Bogor, West Java (Indonesia Window) – The Indonesian Institute of Sciences (LIPI) uses an Android-based application, MONMANG, to monitor mangrove ecosystems in the archipelagic country.
In collaboration with the coral reef rehabilitation program (COREMAP-CTI), LIPI’s Oceanographic Research Center has conducted monitoring of mangrove forests in more than 40 locations in Indonesia, according to a statement received by Indonesia Window here on Friday.
“The monitoring have generated thousands of datasets on mangrove community structures from various habitats. They are transferred into MONMANG and from here a Mangrove Health Index (MHI) can be composed,” Head of the LIPI Oceanographic Research Center Augy Syahailatua said.
MONMANG is a smart phone application to perform data input and analysis directly from the field site while monitoring mangroves.
The application provides structural parameters of mangrove communities, such as density, morphological size, frequency, dominance and mangrove health index.
Augy explained that healthy mangroves have large social and economic contributions to people living in the vicinity of the ecosystem, and play a role in protecting coastal areas from natural marine disasters.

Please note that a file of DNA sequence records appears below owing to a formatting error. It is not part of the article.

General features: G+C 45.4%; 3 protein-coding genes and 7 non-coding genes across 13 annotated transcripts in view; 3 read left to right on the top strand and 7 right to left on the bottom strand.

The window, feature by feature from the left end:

Meanwhile, a researcher of the LIPI Oceanography Research Center, I Wayan Eka Dharmawan, said MONMANG facilitates the measurement of mangrove canopies and helps data export to spreadsheets.
He said LIPI had collected thousands of mangrove community datasets from various habitats in Indonesia.
“This dataset is measured in plot units. One plot consists of more than 1,300 plots,” he noted.
Eka Dharmawan explained that the obstacles in monitoring mangroves in Indonesia are the limited time and number of personnel to cover all areas.
“MONMANG can summarize the work, including calculating the percentage of canopy area when the survey is being conducted,” he added.
Meanwhile, Mangrove Health Index book is prepared based on three structural parameters of mangrove forest stands, namely, the canopy density (percentage), the average tree trunk diameter (cm), and the number of small mangrove trees (trunk diameter less than five cm).
This index can describe the health status of mangroves, in terms of vegetation and biodiversity, thus helping mangrove ecosystem managers in planning preservation actions.
“We want this data to be used for national and international research,” Eka Dharmawan said.
Indonesia has the largest mangrove ecosystem in the world with a wide variety of habitats and biodiversity, covering an area of 3,112,989 hectares or 22.6 percent of the global mangrove ecosystem of 13,760,000 hectares.
Reporting by Indonesia Window